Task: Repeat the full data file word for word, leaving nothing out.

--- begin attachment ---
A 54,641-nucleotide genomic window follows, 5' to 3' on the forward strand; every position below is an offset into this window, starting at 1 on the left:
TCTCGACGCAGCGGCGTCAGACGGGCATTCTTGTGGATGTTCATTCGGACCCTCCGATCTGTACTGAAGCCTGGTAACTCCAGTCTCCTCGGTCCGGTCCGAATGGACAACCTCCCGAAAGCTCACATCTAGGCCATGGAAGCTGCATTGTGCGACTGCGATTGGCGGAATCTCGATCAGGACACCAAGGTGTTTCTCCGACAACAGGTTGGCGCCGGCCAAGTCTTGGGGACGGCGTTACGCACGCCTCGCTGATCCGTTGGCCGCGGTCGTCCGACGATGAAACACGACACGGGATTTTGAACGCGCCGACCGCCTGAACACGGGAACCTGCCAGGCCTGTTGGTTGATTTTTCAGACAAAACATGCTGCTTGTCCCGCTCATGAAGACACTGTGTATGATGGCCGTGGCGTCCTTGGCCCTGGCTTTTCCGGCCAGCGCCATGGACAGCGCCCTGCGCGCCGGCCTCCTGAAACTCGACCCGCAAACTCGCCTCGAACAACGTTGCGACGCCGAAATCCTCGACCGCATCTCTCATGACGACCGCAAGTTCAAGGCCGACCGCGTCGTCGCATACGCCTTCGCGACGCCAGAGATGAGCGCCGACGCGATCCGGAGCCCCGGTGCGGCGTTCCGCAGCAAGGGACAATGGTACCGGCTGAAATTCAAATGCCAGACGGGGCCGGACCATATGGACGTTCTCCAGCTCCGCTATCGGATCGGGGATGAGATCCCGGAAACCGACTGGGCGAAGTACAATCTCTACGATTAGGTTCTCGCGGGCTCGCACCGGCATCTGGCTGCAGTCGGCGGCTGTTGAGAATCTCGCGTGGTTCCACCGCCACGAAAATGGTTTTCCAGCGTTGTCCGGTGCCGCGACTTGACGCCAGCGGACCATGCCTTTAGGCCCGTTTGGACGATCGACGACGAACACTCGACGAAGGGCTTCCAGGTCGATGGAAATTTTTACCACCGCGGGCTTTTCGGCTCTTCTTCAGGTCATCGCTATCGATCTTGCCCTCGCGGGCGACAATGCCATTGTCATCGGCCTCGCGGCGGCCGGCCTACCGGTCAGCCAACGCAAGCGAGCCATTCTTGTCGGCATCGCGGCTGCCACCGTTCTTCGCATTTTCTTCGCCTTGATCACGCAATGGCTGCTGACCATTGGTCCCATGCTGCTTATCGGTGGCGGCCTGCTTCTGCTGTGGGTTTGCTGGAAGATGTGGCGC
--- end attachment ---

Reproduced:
A 54,641-nucleotide genomic window follows, 5' to 3' on the forward strand; every position below is an offset into this window, starting at 1 on the left:
TCTCGACGCAGCGGCGTCAGACGGGCATTCTTGTGGATGTTCATTCGGACCCTCCGATCTGTACTGAAGCCTGGTAACTCCAGTCTCCTCGGTCCGGTCCGAATGGACAACCTCCCGAAAGCTCACATCTAGGCCATGGAAGCTGCATTGTGCGACTGCGATTGGCGGAATCTCGATCAGGACACCAAGGTGTTTCTCCGACAACAGGTTGGCGCCGGCCAAGTCTTGGGGACGGCGTTACGCACGCCTCGCTGATCCGTTGGCCGCGGTCGTCCGACGATGAAACACGACACGGGATTTTGAACGCGCCGACCGCCTGAACACGGGAACCTGCCAGGCCTGTTGGTTGATTTTTCAGACAAAACATGCTGCTTGTCCCGCTCATGAAGACACTGTGTATGATGGCCGTGGCGTCCTTGGCCCTGGCTTTTCCGGCCAGCGCCATGGACAGCGCCCTGCGCGCCGGCCTCCTGAAACTCGACCCGCAAACTCGCCTCGAACAACGTTGCGACGCCGAAATCCTCGACCGCATCTCTCATGACGACCGCAAGTTCAAGGCCGACCGCGTCGTCGCATACGCCTTCGCGACGCCAGAGATGAGCGCCGACGCGATCCGGAGCCCCGGTGCGGCGTTCCGCAGCAAGGGACAATGGTACCGGCTGAAATTCAAATGCCAGACGGGGCCGGACCATATGGACGTTCTCCAGCTCCGCTATCGGATCGGGGATGAGATCCCGGAAACCGACTGGGCGAAGTACAATCTCTACGATTAGGTTCTCGCGGGCTCGCACCGGCATCTGGCTGCAGTCGGCGGCTGTTGAGAATCTCGCGTGGTTCCACCGCCACGAAAATGGTTTTCCAGCGTTGTCCGGTGCCGCGACTTGACGCCAGCGGACCATGCCTTTAGGCCCGTTTGGACGATCGACGACGAACACTCGACGAAGGGCTTCCAGGTCGATGGAAATTTTTACCACCGCGGGCTTTTCGGCTCTTCTTCAGGTCATCGCTATCGATCTTGCCCTCGCGGGCGACAATGCCATTGTCATCGGCCTCGCGGCGGCCGGCCTACCGGTCAGCCAACGCAAGCGAGCCATTCTTGTCGGCATCGCGGCTGCCACCGTTCTTCGCATTTTCTTCGCCTTGATCACGCAATGGCTGCTGACCATTGGTCCCATGCTGCTTATCGGTGGCGGCCTGCTTCTGCTGTGGGTTTGCTGGAAGATGTGGCGC